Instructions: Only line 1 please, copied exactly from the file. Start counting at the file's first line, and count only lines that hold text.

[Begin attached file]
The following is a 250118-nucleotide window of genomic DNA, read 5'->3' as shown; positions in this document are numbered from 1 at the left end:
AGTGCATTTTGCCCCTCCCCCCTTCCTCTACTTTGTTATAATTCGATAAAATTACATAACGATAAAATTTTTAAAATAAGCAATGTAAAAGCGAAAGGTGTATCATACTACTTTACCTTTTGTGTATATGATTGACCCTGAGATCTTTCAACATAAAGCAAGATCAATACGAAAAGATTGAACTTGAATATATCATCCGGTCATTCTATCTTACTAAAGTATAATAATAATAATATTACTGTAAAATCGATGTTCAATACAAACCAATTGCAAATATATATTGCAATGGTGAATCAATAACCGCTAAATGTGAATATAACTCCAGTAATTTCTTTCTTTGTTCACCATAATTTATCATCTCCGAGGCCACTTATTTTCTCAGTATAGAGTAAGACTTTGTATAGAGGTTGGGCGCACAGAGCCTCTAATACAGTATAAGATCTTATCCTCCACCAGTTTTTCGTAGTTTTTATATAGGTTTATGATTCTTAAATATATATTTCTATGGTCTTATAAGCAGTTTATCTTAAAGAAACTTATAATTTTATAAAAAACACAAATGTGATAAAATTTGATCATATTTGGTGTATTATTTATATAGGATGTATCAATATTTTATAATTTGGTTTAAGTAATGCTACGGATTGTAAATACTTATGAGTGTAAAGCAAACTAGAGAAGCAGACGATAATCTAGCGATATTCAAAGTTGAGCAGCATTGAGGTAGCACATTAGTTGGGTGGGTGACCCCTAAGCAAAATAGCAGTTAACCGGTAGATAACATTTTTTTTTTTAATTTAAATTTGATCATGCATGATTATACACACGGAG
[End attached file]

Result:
The following is a 250118-nucleotide window of genomic DNA, read 5'->3' as shown; positions in this document are numbered from 1 at the left end: